Decorative accessory. Fabric. Lambayeque. Late.
Beginning of the Christian era until the 8th Century A.D. Peruvian Ceramics. In the Moche and Chicama river valleys, in the Northern coast of Peru, the exuberant Moche society flourished, between the beginning of the Christian Era and the 8th Century A.D. With a subsistence system based on agriculture and fishing, as well as a hierarchical social organization, with priests and warriors occupying the highest positions, the Mochicas founded a powerful and controlling state. They stand out as constructors of large ceremonial complexes, with gigantic pyramids and temples that continue along the coast. They are excellent in their work with noble metals, also producing ceramics with the highest technical and artistic quality in the pre-Columbian universe, made in casts in order to meet the large demand.
The iconographic representations that appear in this ceramic are so realistic about the everyday and ceremonial life of the Moche society, that they became the main source of information existent about it, in the absence of writing. The archeological findings of musical instruments made out of ceramics are frequent, usually in funerary contexts, with the role of accompanying the individual in his/her life after death.
Canasta with weaving utensilsMuseu Nacional
BASKET WITH WEAVING UTENSILS
Rectangular basket of vegetable fibers containing threads, weaving instruments and several vibrant-colored fabrics.
Zoomorfo Double VaseMuseu Nacional
DOUBLE ZOOMORPHIC VASE
Double whistling vase, in the shape of a parrot with stirrup handle, found in the Moche funerary context.
Moche Globular VaseMuseu Nacional
GLOBULAR MOCHE VASE
Globular-shaped vase in which four copious fruits were aggregated, red and cream-colored.
Zoomorfo VaseMuseu Nacional
Felipe-shaped vase, with fangs and white paint over red.
Aymara mummy of a male individualMuseu Nacional
AYMARA MUMMY OF INDIVIDUAL OF MASCULINE SEX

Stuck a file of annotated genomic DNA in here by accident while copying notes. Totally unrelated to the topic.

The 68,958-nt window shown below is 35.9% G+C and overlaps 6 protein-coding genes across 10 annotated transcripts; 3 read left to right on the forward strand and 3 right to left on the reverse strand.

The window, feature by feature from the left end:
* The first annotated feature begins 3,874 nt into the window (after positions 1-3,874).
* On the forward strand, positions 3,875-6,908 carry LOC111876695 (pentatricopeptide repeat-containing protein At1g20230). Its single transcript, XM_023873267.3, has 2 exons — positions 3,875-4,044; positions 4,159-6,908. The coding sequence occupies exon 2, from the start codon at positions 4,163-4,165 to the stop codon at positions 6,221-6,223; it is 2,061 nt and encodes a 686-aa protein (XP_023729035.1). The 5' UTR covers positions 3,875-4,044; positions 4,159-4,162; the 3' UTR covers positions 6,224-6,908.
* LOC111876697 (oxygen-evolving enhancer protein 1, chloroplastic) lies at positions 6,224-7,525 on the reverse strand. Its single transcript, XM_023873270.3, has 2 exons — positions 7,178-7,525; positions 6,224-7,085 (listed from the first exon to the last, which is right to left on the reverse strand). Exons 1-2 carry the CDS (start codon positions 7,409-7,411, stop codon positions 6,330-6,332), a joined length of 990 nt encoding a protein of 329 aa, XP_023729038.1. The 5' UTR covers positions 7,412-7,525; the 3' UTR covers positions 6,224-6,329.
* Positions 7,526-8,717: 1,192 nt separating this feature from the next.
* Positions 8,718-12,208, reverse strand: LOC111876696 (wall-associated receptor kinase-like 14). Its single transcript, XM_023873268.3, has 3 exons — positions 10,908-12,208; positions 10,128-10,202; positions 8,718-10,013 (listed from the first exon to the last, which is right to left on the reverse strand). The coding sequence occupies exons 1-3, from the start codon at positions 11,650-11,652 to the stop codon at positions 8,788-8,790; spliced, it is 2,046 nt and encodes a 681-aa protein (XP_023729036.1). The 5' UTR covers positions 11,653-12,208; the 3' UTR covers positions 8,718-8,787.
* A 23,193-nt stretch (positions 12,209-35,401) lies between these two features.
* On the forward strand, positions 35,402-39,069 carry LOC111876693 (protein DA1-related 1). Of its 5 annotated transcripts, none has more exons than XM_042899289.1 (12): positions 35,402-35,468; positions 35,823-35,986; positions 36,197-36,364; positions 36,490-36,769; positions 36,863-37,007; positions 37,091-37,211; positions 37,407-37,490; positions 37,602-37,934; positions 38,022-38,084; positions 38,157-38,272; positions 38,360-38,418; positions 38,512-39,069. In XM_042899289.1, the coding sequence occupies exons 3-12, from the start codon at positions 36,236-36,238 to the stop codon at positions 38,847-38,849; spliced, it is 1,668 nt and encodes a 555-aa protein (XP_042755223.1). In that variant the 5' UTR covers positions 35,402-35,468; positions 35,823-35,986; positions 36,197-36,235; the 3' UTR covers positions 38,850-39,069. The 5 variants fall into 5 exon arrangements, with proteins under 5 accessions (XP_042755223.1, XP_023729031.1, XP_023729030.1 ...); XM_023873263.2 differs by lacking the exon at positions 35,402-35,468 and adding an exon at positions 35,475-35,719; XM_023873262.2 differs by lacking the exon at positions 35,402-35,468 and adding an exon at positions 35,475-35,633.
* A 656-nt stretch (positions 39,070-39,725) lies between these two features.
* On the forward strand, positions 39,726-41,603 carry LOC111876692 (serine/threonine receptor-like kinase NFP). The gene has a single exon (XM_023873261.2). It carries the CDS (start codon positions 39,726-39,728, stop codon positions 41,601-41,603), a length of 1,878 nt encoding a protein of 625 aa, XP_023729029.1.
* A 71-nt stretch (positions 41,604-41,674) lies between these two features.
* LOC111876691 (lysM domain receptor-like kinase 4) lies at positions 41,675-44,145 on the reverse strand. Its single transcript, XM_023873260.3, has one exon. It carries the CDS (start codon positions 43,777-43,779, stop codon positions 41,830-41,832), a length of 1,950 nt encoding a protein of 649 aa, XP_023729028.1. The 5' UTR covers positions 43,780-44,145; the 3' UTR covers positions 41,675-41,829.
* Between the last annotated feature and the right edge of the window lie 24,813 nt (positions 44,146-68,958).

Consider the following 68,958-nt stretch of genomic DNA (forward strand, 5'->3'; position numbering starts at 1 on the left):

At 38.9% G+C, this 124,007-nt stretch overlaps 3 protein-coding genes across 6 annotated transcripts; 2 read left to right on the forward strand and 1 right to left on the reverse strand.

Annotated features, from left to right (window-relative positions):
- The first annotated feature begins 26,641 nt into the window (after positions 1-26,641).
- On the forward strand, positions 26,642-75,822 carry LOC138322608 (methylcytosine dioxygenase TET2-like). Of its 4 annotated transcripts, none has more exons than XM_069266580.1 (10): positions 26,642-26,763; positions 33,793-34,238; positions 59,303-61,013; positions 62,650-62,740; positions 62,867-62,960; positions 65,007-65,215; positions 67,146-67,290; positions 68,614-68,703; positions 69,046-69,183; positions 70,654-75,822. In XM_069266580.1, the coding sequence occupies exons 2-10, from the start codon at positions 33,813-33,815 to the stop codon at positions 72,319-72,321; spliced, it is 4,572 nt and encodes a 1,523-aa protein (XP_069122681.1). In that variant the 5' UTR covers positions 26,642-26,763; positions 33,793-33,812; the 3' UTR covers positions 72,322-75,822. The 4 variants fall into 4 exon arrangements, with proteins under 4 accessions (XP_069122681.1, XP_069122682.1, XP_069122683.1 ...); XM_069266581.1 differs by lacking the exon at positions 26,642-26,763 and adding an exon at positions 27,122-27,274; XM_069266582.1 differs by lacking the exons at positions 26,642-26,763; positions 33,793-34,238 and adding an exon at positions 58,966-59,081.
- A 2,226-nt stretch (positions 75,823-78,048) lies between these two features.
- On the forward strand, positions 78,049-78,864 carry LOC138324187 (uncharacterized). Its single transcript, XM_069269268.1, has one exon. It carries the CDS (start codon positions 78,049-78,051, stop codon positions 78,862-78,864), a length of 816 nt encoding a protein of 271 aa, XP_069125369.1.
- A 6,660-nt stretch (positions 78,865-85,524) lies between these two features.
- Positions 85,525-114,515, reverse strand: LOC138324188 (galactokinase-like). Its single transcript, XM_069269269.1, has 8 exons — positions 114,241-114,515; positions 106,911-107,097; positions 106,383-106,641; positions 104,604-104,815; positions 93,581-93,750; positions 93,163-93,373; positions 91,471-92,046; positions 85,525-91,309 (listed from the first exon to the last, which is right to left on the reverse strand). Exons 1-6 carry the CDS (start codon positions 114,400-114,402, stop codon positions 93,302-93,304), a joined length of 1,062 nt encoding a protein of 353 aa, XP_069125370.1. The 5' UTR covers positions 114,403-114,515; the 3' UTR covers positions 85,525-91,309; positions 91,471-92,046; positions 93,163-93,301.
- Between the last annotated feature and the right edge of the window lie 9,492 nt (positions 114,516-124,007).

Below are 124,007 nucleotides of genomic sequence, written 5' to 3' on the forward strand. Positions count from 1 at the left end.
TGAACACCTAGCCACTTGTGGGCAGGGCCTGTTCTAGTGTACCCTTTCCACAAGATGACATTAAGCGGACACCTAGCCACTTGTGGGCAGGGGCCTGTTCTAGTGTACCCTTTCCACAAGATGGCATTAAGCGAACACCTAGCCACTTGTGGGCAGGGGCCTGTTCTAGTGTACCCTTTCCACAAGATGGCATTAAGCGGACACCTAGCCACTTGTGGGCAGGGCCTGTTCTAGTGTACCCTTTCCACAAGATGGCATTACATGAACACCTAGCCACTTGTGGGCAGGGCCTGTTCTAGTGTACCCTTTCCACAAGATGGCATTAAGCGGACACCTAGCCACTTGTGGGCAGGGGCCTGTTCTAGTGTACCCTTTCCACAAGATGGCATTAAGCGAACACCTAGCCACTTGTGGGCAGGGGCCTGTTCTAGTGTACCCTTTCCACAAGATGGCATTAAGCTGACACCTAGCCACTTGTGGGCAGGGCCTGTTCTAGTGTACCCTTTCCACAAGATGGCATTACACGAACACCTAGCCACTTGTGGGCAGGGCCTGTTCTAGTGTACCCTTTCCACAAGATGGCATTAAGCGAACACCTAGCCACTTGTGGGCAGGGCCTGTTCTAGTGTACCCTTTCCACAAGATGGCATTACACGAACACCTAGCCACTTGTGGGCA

Funerary bundle wrapping a dead man between 30 and 40 years old. According to the Aymara tradition, the dead were dressed, seated with knees next to the chin and tied up. Next, a basket was weaved, wrapping the body around, leaving out only the face and the tips of the feet. Personal objects could also be placed in the interior of the bundle. In the case of this mummy, its cranium is exposed because the highest part of the head did not conserve well. The elongated format of the cranium is a result of a purposeful deformation, a common practice among the Andean peoples, probably realized for aesthetic or religious reasons, or to signal a distinction.
Prehistoric mummy of a maleMuseu Nacional
PREHISTORIC MUMMY OF INDIVIDUAL
OF MASCULINE SEX
The desert climate, associated with large concentrations of rock salt found in the soil of the Atacama, make this region one of the most arid in the world, which favors the preservation of organic matter. Consequently, many prehistoric bodies have been found in their sands in good conservation conditions. It is the case of the body of this individual, found in a grave in Chiu-Chiu, next to the city of Calama, at more than two thousand meters of altitude. Its grave, typical of the Atacama, was used between 4700 and 3400 years ago, period in which the desert cultures began their caravan activities.
---► In the cold of the desert it was common to sleep sitting down, with the head resting on the knees, possibly as a way of warming up under the ponchos and caps made out of llama wool. This was also the position in which the dead were buried, wrapped in clothes and covers, along with their belongings. In this case, all that was left was the typical Atacama cap that he wears, weaved in wool and adorned with llama hair. His body does not present external signs of the death's cause. The visible lesion on the left side of the face, where the bone is fractured, resulted from a trauma. People from Atacama did not have a war tradition, but at times they fought and practiced violent rituals.
Alexander Wilhelm Armin Kellner
Cristiana Silveira Serejo
Wagner William Martins
Lygia Dolores Ribeiro de Santiago Fernandes
Luiz Fernando Duarte
Antonio Ricardo Pereira de Andrade
Valéria Maria Fonseca de Lima
Marci Fileti Martins
Lydia Maria Gomes da Silva
Lorrana Gonçalves de Alcântara
Déborah Rezende Gouvêa
Christina Aparecida de Lélis